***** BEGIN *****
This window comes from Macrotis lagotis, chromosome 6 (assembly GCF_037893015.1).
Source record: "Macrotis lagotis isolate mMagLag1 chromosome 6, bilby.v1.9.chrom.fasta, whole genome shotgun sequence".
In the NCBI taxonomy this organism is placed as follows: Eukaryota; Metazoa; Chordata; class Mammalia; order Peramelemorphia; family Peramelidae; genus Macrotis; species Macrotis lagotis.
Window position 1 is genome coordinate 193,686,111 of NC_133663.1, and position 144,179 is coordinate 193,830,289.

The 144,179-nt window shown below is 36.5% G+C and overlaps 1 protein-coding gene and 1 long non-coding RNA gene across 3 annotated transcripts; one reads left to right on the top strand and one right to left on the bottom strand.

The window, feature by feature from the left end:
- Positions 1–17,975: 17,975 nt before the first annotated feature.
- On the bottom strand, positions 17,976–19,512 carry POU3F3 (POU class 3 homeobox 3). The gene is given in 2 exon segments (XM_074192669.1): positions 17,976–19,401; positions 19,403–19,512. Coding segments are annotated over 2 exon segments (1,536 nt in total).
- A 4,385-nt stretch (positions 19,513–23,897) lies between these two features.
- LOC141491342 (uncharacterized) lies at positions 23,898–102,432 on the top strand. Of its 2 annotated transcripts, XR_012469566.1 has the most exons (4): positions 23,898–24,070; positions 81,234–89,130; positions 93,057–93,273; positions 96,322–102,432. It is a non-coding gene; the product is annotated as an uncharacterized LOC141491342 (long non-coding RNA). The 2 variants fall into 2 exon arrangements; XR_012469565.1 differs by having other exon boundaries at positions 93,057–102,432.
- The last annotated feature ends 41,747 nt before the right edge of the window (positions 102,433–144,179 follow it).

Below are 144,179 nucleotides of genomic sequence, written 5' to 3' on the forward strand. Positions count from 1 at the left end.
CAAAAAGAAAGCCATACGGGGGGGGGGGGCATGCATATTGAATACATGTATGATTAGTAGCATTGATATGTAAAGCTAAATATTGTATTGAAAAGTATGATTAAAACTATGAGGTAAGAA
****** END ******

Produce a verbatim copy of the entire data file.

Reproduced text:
This window comes from Macrotis lagotis, chromosome 6 (assembly GCF_037893015.1).
Source record: "Macrotis lagotis isolate mMagLag1 chromosome 6, bilby.v1.9.chrom.fasta, whole genome shotgun sequence".
In the NCBI taxonomy this organism is placed as follows: Eukaryota; Metazoa; Chordata; class Mammalia; order Peramelemorphia; family Peramelidae; genus Macrotis; species Macrotis lagotis.
Window position 1 is genome coordinate 193,686,111 of NC_133663.1, and position 144,179 is coordinate 193,830,289.

The 144,179-nt window shown below is 36.5% G+C and overlaps 1 protein-coding gene and 1 long non-coding RNA gene across 3 annotated transcripts; one reads left to right on the top strand and one right to left on the bottom strand.

The window, feature by feature from the left end:
- Positions 1–17,975: 17,975 nt before the first annotated feature.
- On the bottom strand, positions 17,976–19,512 carry POU3F3 (POU class 3 homeobox 3). The gene is given in 2 exon segments (XM_074192669.1): positions 17,976–19,401; positions 19,403–19,512. Coding segments are annotated over 2 exon segments (1,536 nt in total).
- A 4,385-nt stretch (positions 19,513–23,897) lies between these two features.
- LOC141491342 (uncharacterized) lies at positions 23,898–102,432 on the top strand. Of its 2 annotated transcripts, XR_012469566.1 has the most exons (4): positions 23,898–24,070; positions 81,234–89,130; positions 93,057–93,273; positions 96,322–102,432. It is a non-coding gene; the product is annotated as an uncharacterized LOC141491342 (long non-coding RNA). The 2 variants fall into 2 exon arrangements; XR_012469565.1 differs by having other exon boundaries at positions 93,057–102,432.
- The last annotated feature ends 41,747 nt before the right edge of the window (positions 102,433–144,179 follow it).

Below are 144,179 nucleotides of genomic sequence, written 5' to 3' on the forward strand. Positions count from 1 at the left end.
CAAAAAGAAAGCCATACGGGGGGGGGGGGCATGCATATTGAATACATGTATGATTAGTAGCATTGATATGTAAAGCTAAATATTGTATTGAAAAGTATGATTAAAACTATGAGGTAAGAA